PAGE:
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I was told my a professor that I have a slim chance of getting into PA schools, and I should look at other career feilds


Guest orangepop

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Guest orangepop

Hi,

Recently, I emailed a professor about a possible letter of recommendation for PA school. He told me he would not be able to write me a strong letter of recommendation, after looking at my transcripts. He also told me my chances at getting into PA school are slim, and I should start looking at other career fields. Currently, my overall gpa is a 3.2, and my science gpa is a 2.98. I still have one science class to take that will raise my science gpa to a 3.0. I also have around 4 W's in classes like art appreciation, and nutrition, after incorrectly registering. None of my withdrawals are in science classes. After hearing what my professor has said, I feel extremely upset, and am now considering changing fields. Opinions?

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  • Guest changed the title to shanson@csm.edu

Well, a pro is that he let you know he can't write you a strong one and saved you possible rejections due to a bad LOR.

Honestly, your stats are pretty low but not impossible to get in with. Do you have great PCE and a lot of it? Leadership? Lots of volunteering? I would definitely do a postbacc and take upper level sciences.

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I would agree that the positive spin to this is thankfully he didn't write a letter for you at all. No LOR in my opinion is better than a bad one since you can just try to find someone else to write a great one!

Although your sGPA is low, your cGPA isn't that bad. Unfortunately having just one more science class to push you over the 3.0 mark isn't realistic to have a competitive GPA right at the minimum. Then on top of that you need some other part of your application that balances that out and most of the time that ends up being high quality and amount of patient care hours. Personally, my GPA wasn't that great but other parts of my application probably tipped things in my favor.

GPA and previous W's are things that will be crucial to discuss strategically and tactfully in your personal statement. And it will be important to get outstanding LORs so it might be good to take your time with who you ask and make sure you give them some direction for what you want in those LORs. 

But if becoming a PA is something you are absolutely passionate about, then by all means there is no reason you can't achieve it. There are so many factors that go into the entire process. There have been plenty of people who have come back from much worse GPA's and it requires a TON of work, but can be done. This professor was just giving his opinion which can be hard to take but use it as a learning experience to push forward and a motivator to exceed those application requirements.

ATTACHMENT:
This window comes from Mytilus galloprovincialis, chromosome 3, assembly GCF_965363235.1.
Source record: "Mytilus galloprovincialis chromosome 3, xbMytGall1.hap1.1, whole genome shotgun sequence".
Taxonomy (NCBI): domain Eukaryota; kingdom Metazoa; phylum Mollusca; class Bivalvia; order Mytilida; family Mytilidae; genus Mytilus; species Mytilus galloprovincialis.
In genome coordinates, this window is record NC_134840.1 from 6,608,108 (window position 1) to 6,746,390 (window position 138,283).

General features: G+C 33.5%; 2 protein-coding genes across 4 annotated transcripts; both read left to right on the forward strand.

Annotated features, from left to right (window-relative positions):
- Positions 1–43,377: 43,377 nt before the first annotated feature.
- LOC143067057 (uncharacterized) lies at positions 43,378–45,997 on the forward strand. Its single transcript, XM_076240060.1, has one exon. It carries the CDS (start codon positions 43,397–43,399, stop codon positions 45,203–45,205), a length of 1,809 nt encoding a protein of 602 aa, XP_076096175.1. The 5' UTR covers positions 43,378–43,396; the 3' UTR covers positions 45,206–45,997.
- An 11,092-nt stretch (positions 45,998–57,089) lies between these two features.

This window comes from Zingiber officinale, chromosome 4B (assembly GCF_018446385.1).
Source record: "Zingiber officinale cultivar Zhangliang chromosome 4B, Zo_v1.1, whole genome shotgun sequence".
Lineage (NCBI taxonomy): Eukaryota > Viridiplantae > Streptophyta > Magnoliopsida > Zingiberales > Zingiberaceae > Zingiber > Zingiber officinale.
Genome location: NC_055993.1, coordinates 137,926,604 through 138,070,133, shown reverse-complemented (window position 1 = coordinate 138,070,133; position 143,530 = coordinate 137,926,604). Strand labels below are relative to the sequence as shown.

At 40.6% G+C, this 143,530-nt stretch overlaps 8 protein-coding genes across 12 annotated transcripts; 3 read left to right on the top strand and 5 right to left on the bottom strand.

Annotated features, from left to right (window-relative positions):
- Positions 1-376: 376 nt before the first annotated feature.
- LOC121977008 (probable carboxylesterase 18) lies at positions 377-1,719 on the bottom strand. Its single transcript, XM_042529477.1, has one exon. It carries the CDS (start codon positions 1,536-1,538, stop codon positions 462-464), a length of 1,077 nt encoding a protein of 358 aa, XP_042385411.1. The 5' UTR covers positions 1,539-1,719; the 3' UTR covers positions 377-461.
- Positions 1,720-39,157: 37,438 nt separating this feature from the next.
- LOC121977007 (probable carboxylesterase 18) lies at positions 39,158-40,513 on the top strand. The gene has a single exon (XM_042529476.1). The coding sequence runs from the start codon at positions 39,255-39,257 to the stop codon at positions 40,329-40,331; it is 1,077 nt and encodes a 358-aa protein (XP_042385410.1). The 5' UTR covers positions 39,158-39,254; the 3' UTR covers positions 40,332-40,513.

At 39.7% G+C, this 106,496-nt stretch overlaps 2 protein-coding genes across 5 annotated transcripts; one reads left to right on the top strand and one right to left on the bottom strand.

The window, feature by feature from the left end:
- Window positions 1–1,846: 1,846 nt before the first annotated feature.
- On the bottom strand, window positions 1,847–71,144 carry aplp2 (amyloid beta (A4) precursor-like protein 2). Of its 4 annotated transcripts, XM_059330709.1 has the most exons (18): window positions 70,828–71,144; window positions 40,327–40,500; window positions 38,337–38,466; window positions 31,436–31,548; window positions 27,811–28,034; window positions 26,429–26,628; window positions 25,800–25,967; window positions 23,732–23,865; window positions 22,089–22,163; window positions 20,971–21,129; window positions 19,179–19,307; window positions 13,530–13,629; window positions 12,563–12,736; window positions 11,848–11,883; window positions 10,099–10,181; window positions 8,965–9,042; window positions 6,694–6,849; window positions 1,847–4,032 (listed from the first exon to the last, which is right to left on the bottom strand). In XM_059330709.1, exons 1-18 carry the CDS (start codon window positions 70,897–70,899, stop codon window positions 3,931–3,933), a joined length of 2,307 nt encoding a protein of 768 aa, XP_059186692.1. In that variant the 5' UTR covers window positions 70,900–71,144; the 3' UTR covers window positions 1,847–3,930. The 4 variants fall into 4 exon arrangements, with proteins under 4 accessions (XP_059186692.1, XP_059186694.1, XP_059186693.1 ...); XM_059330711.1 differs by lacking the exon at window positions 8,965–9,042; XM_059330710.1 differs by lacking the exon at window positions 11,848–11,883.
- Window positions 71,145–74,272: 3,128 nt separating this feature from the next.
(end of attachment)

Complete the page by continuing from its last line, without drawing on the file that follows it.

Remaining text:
Good luck!

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This is ONE voice. ONE opinion. There will more voices. Receive honest criticism as a motivator.  When you become a health care provider there will be patients who do not like you, will not think the world of you, and might complain to your supervisor about you. Whatever they have to say, receive it...grow from it...learn from it even if you are not in the wrong...and press onward to be better. 

I wouldn't let one voice push you off course, if this is truly a desire of yours. Good luck!

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I just finished speaking with a friend who got into medical school with a 3.41 GPA. Anything is possible. My best advice to you is you have to apply to GRE schools and you have to fucking kill the GRE. That is your only way of letting adcons know that you are in fact a capable student.

Sent from my SM-G955U using Tapatalk

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It is absolutely possible. I started PA school 8 months ago. When i was accepted, my caspa GPA was significantly below 3.0 My science GPA was great though.

What I did, was after undergrad, I continued taking 4,5 and 6000 level science courses to keep ever so slowly raising my GPA. I also worked as an MA the entire time. And shadowed. It took me 4 years after graduating undergrad to get into PA school, but I did it. It's possible. FYI, I had an advisor at my university tell me that with my grades, getting into PA school was unrealistic. And on the off chance I did get in, I would struggle. For the first time in my life I have straight As - and it's in PA school. She's got egg on her face now.

 

Don't let other people tell you what you can and can't do. It might take some time...but you can definitely get into PA school if you put the work in.

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  • 2 weeks later...

I would like to say that I was YOU at one point and i was recently accepted into a PA program. What I did was keep on pushing forward with the science courses and learned what learning style worked best for me to get A+'s in those classes. Then in my apps, I told them "yea that happened, but I learned my study style and KNOW that I can do this." I also kept up with the (diverse type) medical experience I had and volunteering as usual. You know there is something to be said about letting things happen in their own time too. I wanted to just get that minimum 3.0 and apply, but life happened, it took me longer than i expected, I even gave up at one point. However, I gained exceptional life experiences to add to my application and ended up in classes where my professors were asking ME if they could write me letters! So, don't let one person keep you back. If this is what you want, you make the adjustments needed, push forward, rely on your support system, and go for it! It may take a little longer, but it will happen!

Best of luck!

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